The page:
Lily Dale Assembly is most active during its 10-week summer season with a full slate of lectures, seminars, meditation and healing services, séances, ghost walks, and thought exchanges. For a nominal gate fee, visitors are allowed to participate in free daily and weekly activities. Workshops and special sessions with internationally-recognized speakers are separately ticketed events that require advance registration with a fee.
The Lily Dale auditorium, built in 1883, is the historical center of the assembly and also the largest indoor meeting space, seating 1,200 people. In addition to spiritual services and workshops, entertainment is featured on weekend nights during the season.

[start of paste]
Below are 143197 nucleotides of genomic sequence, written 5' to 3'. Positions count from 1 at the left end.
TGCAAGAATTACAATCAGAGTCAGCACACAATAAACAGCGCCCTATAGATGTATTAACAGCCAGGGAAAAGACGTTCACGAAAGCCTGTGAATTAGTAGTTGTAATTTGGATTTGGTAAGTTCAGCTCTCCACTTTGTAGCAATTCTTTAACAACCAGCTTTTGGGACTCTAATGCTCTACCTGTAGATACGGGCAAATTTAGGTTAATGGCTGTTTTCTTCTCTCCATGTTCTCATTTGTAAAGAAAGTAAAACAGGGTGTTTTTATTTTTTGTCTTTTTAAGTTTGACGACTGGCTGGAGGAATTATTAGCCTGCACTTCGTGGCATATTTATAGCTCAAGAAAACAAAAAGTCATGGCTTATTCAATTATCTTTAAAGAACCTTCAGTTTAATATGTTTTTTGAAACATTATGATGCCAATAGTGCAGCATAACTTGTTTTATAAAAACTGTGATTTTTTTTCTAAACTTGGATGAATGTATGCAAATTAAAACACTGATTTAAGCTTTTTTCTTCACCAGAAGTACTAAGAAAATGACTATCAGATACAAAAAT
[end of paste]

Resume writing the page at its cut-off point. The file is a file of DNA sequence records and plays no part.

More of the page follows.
Various indoor and outdoor meeting venues, including the Forest Temple, the Healing Temple, and the Assembly Hall, are scattered throughout the community.
Inspiration Stump, located at the end of a trail through the Leolyn Woods, is the largest outdoor venue. Even before the former tree was struck by lightning and cut down, mediums identified this area as a vortex of spiritual energy. Seasonal mediumship demonstrations have been held twice daily at this location since the turn of the 20th century.
The Lily Dale Pet Cemetery, located along the trail through the Leolyn Woods, is evidence of the spiritual teaching that animals are also spirit beings that transition to the afterlife.
Lily Dale Museum
A former one-room schoolhouse built in 1890 now houses the Lily Dale Museum. The history of the Spiritualist movement and the founding of Lily Dale Assembly is recorded with a fine collection of artifacts, memorabilia, and vintage photographs. Items belonging to the Fox sisters, whose experiences and efforts fueled the birth of the movement in 1848, are also on display.